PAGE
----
My rear wheel has an affinity for metal spikes. Yesterday as I was biking to work I chanced to look down at the sidewalk and see the remains of a glass bottle and thought to myself, "wow that could pop my tires." Less than a minute later I start feeling a rumbly feeling from underneath me. I dismount and discovered my rear wheel had no air. Even with running part of the rest of the way to work I was still late. Biking uses different muscles than running and I rarely run anywhere anymore. Anyhow, when I get to work I find a small metal spike in my tire. Not too unlike the last heavy wire that flattened me a long time ago. This inner tube is puncture resistant so it takes something nasty to get it.
In any case when I get back home I try to patch the tube. But it is not destined to go smoothly. One of my break pads is apparently cracked and despite my care it actually seems to come apart while I disengage the wheel. Then when I try to remove the inner tube I forgot (or did I never learn?) that the stem where the air is pumped in can be a little stuck in the rim of the wheel. Though I was trying to be gentle I manage to rip the inner tube right off the stem. So much for a patch job. To add insult to injury as I pull the tube out the last patch job (from the last time I got spiked) tears loose. Once I get the rest of the tube out I find another metal wire in my tube. So even if I hadn't ripped my stem off I would have needed 3 patches to fix it (one to repair the existing patch, one for the spike I found at work, and one for the wire) and I only have 2 patches left, so this tube was a gonner one way or another. After doing the customary search for additional sharp objects poking through the tire I fit one of my old tubes back in the wheel. I don't have any puncture resistant spares so I'd be a sitting duck for the thorns that litter this town. As one of my coworkers put it I might last on the way to the grocery store but not on the way back home. Before putting it back on I proceed to pump it back up. Wrong move. A fully inflated back tire is next to impossible to get on and off, at least when the break joints are stiff with dust and mud. So I take the air back out and put the wheel on. I finally get it screwed into position and start to reinflate it. During a break I try to give the wheel an experimental spin and it gets stuck. Closer inspection reveals that a lip of the tire that was firmly in the rim to start with decided to jump out. So I let the air out, reposition the tire in the rim, and reinflate. Then I realize I forgot to position the chain. So then I deinflate the wheel and remove it, put the chain back on properly this time and then reinflate it. By this time I'm tired of using the tiny hand pump I have for roadside emergencies and dig out my wifes full sized airpump. In no time I've got it up to pressure, which on this bike is 40-65 PSI. I'm really tired of pumping by now so I only bother pumping it to 45, though since I don't off road at all 65 would be better. I stand up, stretch, and listen with dismay as a swoosh of air comes out of the tire. I'm back to square one.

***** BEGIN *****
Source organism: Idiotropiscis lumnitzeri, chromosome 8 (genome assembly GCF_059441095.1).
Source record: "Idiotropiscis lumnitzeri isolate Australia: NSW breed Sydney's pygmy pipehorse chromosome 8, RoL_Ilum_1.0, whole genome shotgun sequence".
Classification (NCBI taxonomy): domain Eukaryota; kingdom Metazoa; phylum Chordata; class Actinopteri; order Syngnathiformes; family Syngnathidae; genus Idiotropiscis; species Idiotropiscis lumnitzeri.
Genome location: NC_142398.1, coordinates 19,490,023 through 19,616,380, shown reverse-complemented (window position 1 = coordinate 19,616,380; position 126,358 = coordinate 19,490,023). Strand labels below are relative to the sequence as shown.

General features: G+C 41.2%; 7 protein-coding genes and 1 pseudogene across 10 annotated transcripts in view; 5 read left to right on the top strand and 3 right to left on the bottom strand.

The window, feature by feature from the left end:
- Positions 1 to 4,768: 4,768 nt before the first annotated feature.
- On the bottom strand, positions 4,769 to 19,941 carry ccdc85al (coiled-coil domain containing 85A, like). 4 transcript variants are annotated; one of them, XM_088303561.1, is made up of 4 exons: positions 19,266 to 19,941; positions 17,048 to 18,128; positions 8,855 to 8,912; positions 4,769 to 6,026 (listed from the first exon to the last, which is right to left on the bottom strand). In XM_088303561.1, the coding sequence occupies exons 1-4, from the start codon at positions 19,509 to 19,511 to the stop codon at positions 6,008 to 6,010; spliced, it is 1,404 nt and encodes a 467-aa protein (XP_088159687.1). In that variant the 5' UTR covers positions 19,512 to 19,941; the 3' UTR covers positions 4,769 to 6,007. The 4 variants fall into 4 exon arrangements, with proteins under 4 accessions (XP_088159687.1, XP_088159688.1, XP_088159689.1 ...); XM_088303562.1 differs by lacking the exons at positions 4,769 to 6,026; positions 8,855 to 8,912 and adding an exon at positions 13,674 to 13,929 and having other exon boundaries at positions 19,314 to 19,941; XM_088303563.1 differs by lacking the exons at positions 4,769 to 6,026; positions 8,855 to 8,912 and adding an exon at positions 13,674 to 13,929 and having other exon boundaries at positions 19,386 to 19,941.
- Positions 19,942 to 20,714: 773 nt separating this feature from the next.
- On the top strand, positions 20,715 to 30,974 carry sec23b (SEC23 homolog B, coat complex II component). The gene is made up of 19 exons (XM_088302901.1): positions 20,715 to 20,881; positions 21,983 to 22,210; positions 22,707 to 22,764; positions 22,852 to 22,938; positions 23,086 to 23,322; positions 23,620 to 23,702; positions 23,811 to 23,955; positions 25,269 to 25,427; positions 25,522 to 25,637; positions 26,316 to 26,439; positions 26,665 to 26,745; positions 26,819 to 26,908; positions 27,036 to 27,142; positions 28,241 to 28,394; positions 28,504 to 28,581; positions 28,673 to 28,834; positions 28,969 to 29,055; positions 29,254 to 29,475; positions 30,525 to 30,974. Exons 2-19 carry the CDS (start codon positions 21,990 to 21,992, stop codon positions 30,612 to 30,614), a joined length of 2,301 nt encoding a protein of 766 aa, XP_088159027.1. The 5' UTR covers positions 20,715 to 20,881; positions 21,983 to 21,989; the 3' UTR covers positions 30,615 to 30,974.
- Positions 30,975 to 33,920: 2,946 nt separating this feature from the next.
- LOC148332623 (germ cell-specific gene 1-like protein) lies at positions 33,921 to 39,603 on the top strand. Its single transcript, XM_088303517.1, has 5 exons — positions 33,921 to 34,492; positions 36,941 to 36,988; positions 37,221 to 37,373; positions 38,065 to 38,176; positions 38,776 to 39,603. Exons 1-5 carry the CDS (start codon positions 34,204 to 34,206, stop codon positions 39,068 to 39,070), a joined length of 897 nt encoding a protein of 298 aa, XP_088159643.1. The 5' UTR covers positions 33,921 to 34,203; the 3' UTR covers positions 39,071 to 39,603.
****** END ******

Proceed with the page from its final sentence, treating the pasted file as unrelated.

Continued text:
By this time I'm seriously sick of the entire business. Instead of tearing it apart again to see if my earlier patch job failed (this non puncture resistant tube had its share of thorns before I replaced it), whether I missed something poking through the tire, or whether I popped it myself by pinching it with my tools while I seated the tire in the rim... I just took it into the shop since the breaks needed fixing anyways. Theoretically, I'll be wheeling around again by the day after tomorrow.
5 months ago